In the 20 days since the New Orleans Times-Picayune released its damning report about sexual harassment in John Besh’s restaurants, leading male chefs and restaurateurs have been almost unanimously silent. A notable exception was Anthony Bourdain, who called out “meathead culture” in several interviews, and now Tom Colicchio has published comments reflecting on the Besh report and restaurant culture in general.
In a Medium post titled “An Open Letter to (Male) Chefs,” Colicchio writes that the industry’s culture of widespread sexual harassment is not “exactly a shocker,” nor is it “just a matter of a few bad eggs.”
Colicchio makes a broad call for change, but doesn’t delve into specifics, or detail what he’s doing differently at his own restaurants. What he does say is that the industry needs to recognize the culture responsible for workplaces like Besh’s, and the many other kitchens out there with similar problems that have not been or will not be exposed. Colicchio points to systematic misogyny in kitchen culture, but people shouldn’t have to be told that a stressful workplace doesn’t justify sexism and aggressive behavior. He also talks about times when his own behavior was lacking:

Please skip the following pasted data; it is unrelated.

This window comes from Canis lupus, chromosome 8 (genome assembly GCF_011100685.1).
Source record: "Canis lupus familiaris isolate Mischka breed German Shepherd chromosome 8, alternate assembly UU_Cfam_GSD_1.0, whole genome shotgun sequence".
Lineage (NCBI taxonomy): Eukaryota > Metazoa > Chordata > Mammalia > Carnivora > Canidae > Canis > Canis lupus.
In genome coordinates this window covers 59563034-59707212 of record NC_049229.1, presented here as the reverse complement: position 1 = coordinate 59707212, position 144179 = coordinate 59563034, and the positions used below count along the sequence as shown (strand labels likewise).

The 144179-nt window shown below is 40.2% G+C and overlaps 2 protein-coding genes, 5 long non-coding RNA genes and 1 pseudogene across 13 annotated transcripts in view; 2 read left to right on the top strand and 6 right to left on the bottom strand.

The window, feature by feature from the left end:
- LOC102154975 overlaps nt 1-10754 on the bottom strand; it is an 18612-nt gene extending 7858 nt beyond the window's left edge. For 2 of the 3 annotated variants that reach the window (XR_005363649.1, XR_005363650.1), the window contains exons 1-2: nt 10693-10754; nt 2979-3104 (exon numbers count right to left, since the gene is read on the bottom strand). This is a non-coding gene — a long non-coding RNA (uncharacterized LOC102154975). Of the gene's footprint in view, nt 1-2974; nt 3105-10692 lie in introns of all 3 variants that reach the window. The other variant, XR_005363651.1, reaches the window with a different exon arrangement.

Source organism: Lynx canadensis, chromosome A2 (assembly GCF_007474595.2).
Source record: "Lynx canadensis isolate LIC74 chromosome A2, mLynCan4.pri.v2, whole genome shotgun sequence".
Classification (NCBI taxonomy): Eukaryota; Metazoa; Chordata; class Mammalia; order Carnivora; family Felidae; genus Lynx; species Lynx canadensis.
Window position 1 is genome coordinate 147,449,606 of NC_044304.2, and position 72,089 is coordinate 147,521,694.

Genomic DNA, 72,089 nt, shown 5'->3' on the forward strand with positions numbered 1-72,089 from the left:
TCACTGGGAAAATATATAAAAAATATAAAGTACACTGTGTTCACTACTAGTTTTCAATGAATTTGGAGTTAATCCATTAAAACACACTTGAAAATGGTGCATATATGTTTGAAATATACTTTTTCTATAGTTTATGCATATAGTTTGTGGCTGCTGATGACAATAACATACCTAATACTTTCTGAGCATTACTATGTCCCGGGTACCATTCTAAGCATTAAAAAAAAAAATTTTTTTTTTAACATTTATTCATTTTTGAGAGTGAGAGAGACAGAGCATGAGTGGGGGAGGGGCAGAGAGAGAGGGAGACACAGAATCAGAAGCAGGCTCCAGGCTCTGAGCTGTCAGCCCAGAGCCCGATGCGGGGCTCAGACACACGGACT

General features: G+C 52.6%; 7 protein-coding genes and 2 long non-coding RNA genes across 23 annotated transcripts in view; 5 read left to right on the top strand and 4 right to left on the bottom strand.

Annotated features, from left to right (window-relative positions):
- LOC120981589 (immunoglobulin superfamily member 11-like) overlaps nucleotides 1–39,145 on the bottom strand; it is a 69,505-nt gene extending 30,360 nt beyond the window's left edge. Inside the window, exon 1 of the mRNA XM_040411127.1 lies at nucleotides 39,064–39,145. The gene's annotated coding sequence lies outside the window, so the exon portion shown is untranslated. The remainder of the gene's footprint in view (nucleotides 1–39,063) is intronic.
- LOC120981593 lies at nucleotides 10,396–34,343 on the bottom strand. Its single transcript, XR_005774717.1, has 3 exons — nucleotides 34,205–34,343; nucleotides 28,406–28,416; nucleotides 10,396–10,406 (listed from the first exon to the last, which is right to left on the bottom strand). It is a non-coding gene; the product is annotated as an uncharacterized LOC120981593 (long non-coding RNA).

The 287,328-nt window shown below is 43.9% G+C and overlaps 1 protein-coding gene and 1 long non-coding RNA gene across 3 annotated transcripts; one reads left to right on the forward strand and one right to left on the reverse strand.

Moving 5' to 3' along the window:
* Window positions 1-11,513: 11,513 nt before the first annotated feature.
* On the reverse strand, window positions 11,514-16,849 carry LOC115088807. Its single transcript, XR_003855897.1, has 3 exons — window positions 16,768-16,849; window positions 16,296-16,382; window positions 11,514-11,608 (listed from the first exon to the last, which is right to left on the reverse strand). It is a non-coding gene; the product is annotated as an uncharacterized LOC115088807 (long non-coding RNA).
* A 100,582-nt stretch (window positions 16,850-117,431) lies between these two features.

My kitchen is hardly perfect. I’ve let my temper run high and driven the pressure up. I’ve brushed off the leering without acknowledging its underlying hostility. I once called a journalist a ‘rumor-mongering b — h’ for printing gossip that hurt my staff, a gendered slur that I regret. But I count myself lucky: I had a father who wouldn’t allow disrespect of my mother, and that lesson sunk in more fully during my formative years than the casual misogyny I saw everywhere else.
Rather than just thinking about behavior, Colicchio also argues that the industry needs to ask how it’s created obstacles for women, uncritically enshrined a culture of aggression, and made unsustainable demands on people:
We need to do more than pay lip service to fixing this. It’s not enough for us to ask, ‘How can we behave differently around our women employees and coworkers?’ Instead we should be asking ‘What barriers to their success do I owe it to them to remove?’ Those of us with our own kitchens should be asking ‘What have I been able to take for granted on my way to the top that women often can’t, and how can I help fix that?’ It’s time we reimagine the family-averse work week that tells young cooks being a ‘real’ chef is incompatible with being a parent. That tradeoff is a Faustian bargain, and its own form of harassment. And while we’re at it, let’s scrap those beloved myths about brawn, blood, and blind sacrifice that chefs and their acolytes use to justify exploitative work conditions. Sure, we all sweated and scrapped and worked damn hard to get where we are, but most of us did it without the added torment of sexual harassment. Enough.